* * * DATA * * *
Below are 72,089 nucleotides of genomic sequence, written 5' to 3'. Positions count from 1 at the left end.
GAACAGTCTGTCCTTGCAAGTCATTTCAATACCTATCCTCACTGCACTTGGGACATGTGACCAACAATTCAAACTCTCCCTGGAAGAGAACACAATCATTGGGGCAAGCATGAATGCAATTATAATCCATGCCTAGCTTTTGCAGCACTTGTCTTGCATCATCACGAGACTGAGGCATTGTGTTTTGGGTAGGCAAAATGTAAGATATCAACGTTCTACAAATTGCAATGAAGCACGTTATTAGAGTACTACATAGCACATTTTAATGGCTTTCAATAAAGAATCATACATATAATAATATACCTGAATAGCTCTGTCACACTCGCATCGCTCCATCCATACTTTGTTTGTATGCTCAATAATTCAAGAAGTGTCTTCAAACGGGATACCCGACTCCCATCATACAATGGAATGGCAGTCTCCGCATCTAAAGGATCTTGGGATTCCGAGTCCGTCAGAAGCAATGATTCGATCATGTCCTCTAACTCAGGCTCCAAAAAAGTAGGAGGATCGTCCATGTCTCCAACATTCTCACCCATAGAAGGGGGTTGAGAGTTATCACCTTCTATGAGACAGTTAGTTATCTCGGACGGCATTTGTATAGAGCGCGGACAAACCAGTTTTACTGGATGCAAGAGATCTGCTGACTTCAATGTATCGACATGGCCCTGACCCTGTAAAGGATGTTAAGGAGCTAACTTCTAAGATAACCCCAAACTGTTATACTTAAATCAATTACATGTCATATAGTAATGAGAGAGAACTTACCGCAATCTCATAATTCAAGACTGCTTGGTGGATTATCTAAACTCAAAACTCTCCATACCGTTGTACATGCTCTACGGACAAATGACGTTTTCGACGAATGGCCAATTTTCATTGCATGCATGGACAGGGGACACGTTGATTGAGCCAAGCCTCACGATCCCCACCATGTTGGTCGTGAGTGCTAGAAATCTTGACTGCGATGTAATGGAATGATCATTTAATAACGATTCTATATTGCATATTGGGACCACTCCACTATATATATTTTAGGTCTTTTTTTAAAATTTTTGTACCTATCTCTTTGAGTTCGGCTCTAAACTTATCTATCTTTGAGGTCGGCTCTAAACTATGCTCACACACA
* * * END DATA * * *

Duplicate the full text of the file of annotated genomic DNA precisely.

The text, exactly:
Below are 72,089 nucleotides of genomic sequence, written 5' to 3'. Positions count from 1 at the left end.
GAACAGTCTGTCCTTGCAAGTCATTTCAATACCTATCCTCACTGCACTTGGGACATGTGACCAACAATTCAAACTCTCCCTGGAAGAGAACACAATCATTGGGGCAAGCATGAATGCAATTATAATCCATGCCTAGCTTTTGCAGCACTTGTCTTGCATCATCACGAGACTGAGGCATTGTGTTTTGGGTAGGCAAAATGTAAGATATCAACGTTCTACAAATTGCAATGAAGCACGTTATTAGAGTACTACATAGCACATTTTAATGGCTTTCAATAAAGAATCATACATATAATAATATACCTGAATAGCTCTGTCACACTCGCATCGCTCCATCCATACTTTGTTTGTATGCTCAATAATTCAAGAAGTGTCTTCAAACGGGATACCCGACTCCCATCATACAATGGAATGGCAGTCTCCGCATCTAAAGGATCTTGGGATTCCGAGTCCGTCAGAAGCAATGATTCGATCATGTCCTCTAACTCAGGCTCCAAAAAAGTAGGAGGATCGTCCATGTCTCCAACATTCTCACCCATAGAAGGGGGTTGAGAGTTATCACCTTCTATGAGACAGTTAGTTATCTCGGACGGCATTTGTATAGAGCGCGGACAAACCAGTTTTACTGGATGCAAGAGATCTGCTGACTTCAATGTATCGACATGGCCCTGACCCTGTAAAGGATGTTAAGGAGCTAACTTCTAAGATAACCCCAAACTGTTATACTTAAATCAATTACATGTCATATAGTAATGAGAGAGAACTTACCGCAATCTCATAATTCAAGACTGCTTGGTGGATTATCTAAACTCAAAACTCTCCATACCGTTGTACATGCTCTACGGACAAATGACGTTTTCGACGAATGGCCAATTTTCATTGCATGCATGGACAGGGGACACGTTGATTGAGCCAAGCCTCACGATCCCCACCATGTTGGTCGTGAGTGCTAGAAATCTTGACTGCGATGTAATGGAATGATCATTTAATAACGATTCTATATTGCATATTGGGACCACTCCACTATATATATTTTAGGTCTTTTTTTAAAATTTTTGTACCTATCTCTTTGAGTTCGGCTCTAAACTTATCTATCTTTGAGGTCGGCTCTAAACTATGCTCACACACA